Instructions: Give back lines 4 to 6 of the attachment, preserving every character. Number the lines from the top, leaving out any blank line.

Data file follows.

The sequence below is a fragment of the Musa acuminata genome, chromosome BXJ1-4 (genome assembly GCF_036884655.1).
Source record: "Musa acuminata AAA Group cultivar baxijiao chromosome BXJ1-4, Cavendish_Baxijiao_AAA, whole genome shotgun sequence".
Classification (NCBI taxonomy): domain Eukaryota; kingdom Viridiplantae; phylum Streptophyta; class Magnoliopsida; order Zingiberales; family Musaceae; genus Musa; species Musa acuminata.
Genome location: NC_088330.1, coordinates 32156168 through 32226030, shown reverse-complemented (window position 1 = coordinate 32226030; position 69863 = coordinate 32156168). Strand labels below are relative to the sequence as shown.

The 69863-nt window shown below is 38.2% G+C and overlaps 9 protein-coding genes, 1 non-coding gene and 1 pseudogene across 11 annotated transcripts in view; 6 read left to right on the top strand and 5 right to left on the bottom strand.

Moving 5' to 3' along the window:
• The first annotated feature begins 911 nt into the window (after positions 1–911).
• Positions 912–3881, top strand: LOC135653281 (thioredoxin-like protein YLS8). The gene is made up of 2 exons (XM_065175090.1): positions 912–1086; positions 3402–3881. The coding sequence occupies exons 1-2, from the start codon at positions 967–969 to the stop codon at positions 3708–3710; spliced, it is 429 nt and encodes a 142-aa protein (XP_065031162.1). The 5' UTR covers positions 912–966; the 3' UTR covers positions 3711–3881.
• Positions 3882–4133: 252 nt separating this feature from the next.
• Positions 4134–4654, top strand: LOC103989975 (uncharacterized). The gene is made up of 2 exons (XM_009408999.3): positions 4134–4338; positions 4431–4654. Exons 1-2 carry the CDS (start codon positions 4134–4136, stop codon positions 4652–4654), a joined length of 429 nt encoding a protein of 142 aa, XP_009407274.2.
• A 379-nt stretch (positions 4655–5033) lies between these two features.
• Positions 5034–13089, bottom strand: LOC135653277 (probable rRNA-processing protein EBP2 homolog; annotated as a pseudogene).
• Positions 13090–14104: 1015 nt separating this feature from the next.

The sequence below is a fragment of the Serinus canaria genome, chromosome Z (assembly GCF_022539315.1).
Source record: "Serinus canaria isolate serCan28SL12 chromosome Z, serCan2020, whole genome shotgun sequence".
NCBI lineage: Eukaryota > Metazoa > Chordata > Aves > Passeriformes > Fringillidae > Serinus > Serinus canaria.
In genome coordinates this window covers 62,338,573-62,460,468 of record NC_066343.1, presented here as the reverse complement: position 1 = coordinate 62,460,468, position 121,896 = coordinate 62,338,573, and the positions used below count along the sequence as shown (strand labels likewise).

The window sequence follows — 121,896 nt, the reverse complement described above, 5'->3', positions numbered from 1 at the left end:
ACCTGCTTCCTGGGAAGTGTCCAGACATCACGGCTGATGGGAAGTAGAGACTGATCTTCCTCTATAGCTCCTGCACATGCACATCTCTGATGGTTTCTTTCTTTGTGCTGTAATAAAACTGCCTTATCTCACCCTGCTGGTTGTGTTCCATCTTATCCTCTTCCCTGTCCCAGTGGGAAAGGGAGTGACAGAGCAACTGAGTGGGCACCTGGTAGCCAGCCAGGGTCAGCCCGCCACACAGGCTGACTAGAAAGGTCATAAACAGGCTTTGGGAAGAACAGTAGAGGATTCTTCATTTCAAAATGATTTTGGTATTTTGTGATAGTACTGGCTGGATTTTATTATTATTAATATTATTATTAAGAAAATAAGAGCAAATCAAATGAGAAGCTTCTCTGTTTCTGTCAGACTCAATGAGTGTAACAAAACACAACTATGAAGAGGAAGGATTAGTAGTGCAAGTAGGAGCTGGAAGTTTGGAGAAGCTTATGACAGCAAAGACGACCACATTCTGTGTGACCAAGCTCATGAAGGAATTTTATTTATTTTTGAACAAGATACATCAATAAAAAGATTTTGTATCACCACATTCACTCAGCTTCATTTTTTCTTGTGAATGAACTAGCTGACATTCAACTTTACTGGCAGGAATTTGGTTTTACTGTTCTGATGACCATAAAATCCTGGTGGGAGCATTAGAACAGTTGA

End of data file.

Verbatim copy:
Genome location: NC_088330.1, coordinates 32156168 through 32226030, shown reverse-complemented (window position 1 = coordinate 32226030; position 69863 = coordinate 32156168). Strand labels below are relative to the sequence as shown.

The 69863-nt window shown below is 38.2% G+C and overlaps 9 protein-coding genes, 1 non-coding gene and 1 pseudogene across 11 annotated transcripts in view; 6 read left to right on the top strand and 5 right to left on the bottom strand.

Moving 5' to 3' along the window: